Discover London: 10 Famous Londoners
No city can boast the same number of staggeringly famous and influential citizens as London. In fact, you may have noticed the circular Blue Plaques on unassuming houses naming a famous resident.
This isn’t really surprising, given that London has been the centre of cultural, scientific and artistic progress for centuries. So let us take you on a ramble around this city highlighting a few of our more notable residents.
Walk in the footsteps of giants, kings and queens, as well as elves, rock stars and detectives, and take a look at the little gems London’s most famous residents have to offer.
1. Amy Winehouse
Amy Winehouse’s death left the world with a great sense of loss, particularly the music industry to which she had made such a contribution. But her legacy lives on in the determinedly musical area of Camden. The Hawley Arms on Hawley Road has regular live music events, and this was one of her favourite pubs. Her spirit certainly lives on here, not least in the form of a huge mural painted on the wall of the upstairs band greenroom. The surrounding area has everything Winehouse fanatics could want, and taking a stroll down a few of the side-streets around the canal will give you a fresh understanding of many of her songs.
2. Charles Dickens
Perhaps the most famous Londoner (despite being born in Portsmouth), Dickens has noteworthy associations all over the town, particularly just south of the river, but also as far north as Pentonville (near Camden). One advantage of Dickens being deceased is that you can actually go into his house; it’s now the fascinating Charles Dickens Museum, preserved so that historical voyeurs can soak it all up! Dickens’ work was so comprehensive that nearly all areas of London are mentioned somewhere in his work. In fact, there are Dickensian London tours that will show you the sights (but thankfully not the smells) of the hostile Victorian London.
Again, Shakespeare is not a Londoner by birth (as Stratford-upon-Avon will never let anyone forget) but he spent a vast chunk of his life in London. It’s likely he lived in Blackfriars slap-bang in the centre of town, before he moved to Bishopsgate (near what is now Liverpool Street) and then the Liberty of the Clink in the Borough of Southwark (“clink” refers to a prison situated in the ward). As Southwark was technically outside the city limits, all sorts of interesting and illicit activities were sanctioned there, including theatre. No doubt this suited the bard well. Many excellent Shakespeare walking tours can be found, or just a little research will take you a long way!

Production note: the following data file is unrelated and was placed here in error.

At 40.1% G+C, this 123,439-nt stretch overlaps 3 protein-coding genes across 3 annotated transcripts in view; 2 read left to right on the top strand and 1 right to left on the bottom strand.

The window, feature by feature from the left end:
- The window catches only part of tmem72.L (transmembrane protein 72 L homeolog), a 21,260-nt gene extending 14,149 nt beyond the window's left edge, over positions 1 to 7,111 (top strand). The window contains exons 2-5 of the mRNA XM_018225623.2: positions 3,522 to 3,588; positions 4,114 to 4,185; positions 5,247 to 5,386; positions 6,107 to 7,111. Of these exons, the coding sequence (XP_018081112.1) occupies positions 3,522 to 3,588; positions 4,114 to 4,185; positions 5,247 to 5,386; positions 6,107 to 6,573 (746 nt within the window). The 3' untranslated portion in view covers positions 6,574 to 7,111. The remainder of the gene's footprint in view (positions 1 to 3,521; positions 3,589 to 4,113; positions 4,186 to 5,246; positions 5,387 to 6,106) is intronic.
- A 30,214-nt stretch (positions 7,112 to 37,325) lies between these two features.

4. Sherlock Holmes
Okay, before you point out Sherlock Holmes is a fictional character, it is also worth pointing out his creator, Sir Arthur Conan Doyle, was also a Londoner, spending much of his life in South Norwood. Everyone knows Holmes lived at 221B Baker Street with Dr Watson, so why not get yourself down there for the fantastic Sherlock Holmes Museum? Holmes’ London is, obviously, a very different place, but the beauty of it is that there are a couple of unchanged quarters of town that will plant you right in the thick of the Victorian capital. One such place is Borough Market (in Borough, unsurprisingly) and the Victorian operating theatre next door.
5. Harry Potter
OK, so Harry Potter doesn’t spend a huge amount of time in London. But Potter has a pretty fun relationship with the capital, getting into all sorts of mischief at both real and fictional places (some are both, paradoxically). You can see platform 9 ¾ at Kings Cross Station, visit some of the locations from the films, see a waxwork of the boy himself at Madame Tussauds, and, believe it or not, you can actually go to Diagon Alley and that creepy house with all the elves. You’ll need to get a train to Watford Junction and then a bus to Leavesden, but fortunately a shuttle gets you to Warner Bros. Studio Tour London - The Making of Harry Potter in a jiffy.